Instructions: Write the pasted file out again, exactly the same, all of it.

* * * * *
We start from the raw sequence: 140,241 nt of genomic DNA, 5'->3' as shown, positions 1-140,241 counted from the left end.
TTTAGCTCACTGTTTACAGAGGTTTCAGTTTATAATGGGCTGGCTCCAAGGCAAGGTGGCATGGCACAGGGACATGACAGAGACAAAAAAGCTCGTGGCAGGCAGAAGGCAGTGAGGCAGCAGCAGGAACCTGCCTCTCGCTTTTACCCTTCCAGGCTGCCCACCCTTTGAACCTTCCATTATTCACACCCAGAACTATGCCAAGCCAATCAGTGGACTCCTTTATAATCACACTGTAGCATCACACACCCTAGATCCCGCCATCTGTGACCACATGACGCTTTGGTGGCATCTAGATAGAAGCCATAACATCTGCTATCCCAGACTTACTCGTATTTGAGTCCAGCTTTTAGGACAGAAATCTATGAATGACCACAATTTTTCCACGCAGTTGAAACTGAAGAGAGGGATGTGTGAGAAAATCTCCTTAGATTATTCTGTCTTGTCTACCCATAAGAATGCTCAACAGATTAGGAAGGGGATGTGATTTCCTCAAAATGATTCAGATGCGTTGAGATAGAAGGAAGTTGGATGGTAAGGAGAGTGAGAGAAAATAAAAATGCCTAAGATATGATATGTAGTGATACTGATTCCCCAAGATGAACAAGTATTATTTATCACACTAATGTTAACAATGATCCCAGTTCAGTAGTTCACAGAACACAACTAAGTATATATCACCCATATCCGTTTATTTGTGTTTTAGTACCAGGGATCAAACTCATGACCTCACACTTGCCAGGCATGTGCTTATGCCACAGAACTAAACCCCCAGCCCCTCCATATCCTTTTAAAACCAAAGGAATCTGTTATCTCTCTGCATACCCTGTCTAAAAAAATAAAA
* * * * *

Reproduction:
We start from the raw sequence: 140,241 nt of genomic DNA, 5'->3' as shown, positions 1-140,241 counted from the left end.
TTTAGCTCACTGTTTACAGAGGTTTCAGTTTATAATGGGCTGGCTCCAAGGCAAGGTGGCATGGCACAGGGACATGACAGAGACAAAAAAGCTCGTGGCAGGCAGAAGGCAGTGAGGCAGCAGCAGGAACCTGCCTCTCGCTTTTACCCTTCCAGGCTGCCCACCCTTTGAACCTTCCATTATTCACACCCAGAACTATGCCAAGCCAATCAGTGGACTCCTTTATAATCACACTGTAGCATCACACACCCTAGATCCCGCCATCTGTGACCACATGACGCTTTGGTGGCATCTAGATAGAAGCCATAACATCTGCTATCCCAGACTTACTCGTATTTGAGTCCAGCTTTTAGGACAGAAATCTATGAATGACCACAATTTTTCCACGCAGTTGAAACTGAAGAGAGGGATGTGTGAGAAAATCTCCTTAGATTATTCTGTCTTGTCTACCCATAAGAATGCTCAACAGATTAGGAAGGGGATGTGATTTCCTCAAAATGATTCAGATGCGTTGAGATAGAAGGAAGTTGGATGGTAAGGAGAGTGAGAGAAAATAAAAATGCCTAAGATATGATATGTAGTGATACTGATTCCCCAAGATGAACAAGTATTATTTATCACACTAATGTTAACAATGATCCCAGTTCAGTAGTTCACAGAACACAACTAAGTATATATCACCCATATCCGTTTATTTGTGTTTTAGTACCAGGGATCAAACTCATGACCTCACACTTGCCAGGCATGTGCTTATGCCACAGAACTAAACCCCCAGCCCCTCCATATCCTTTTAAAACCAAAGGAATCTGTTATCTCTCTGCATACCCTGTCTAAAAAAATAAAA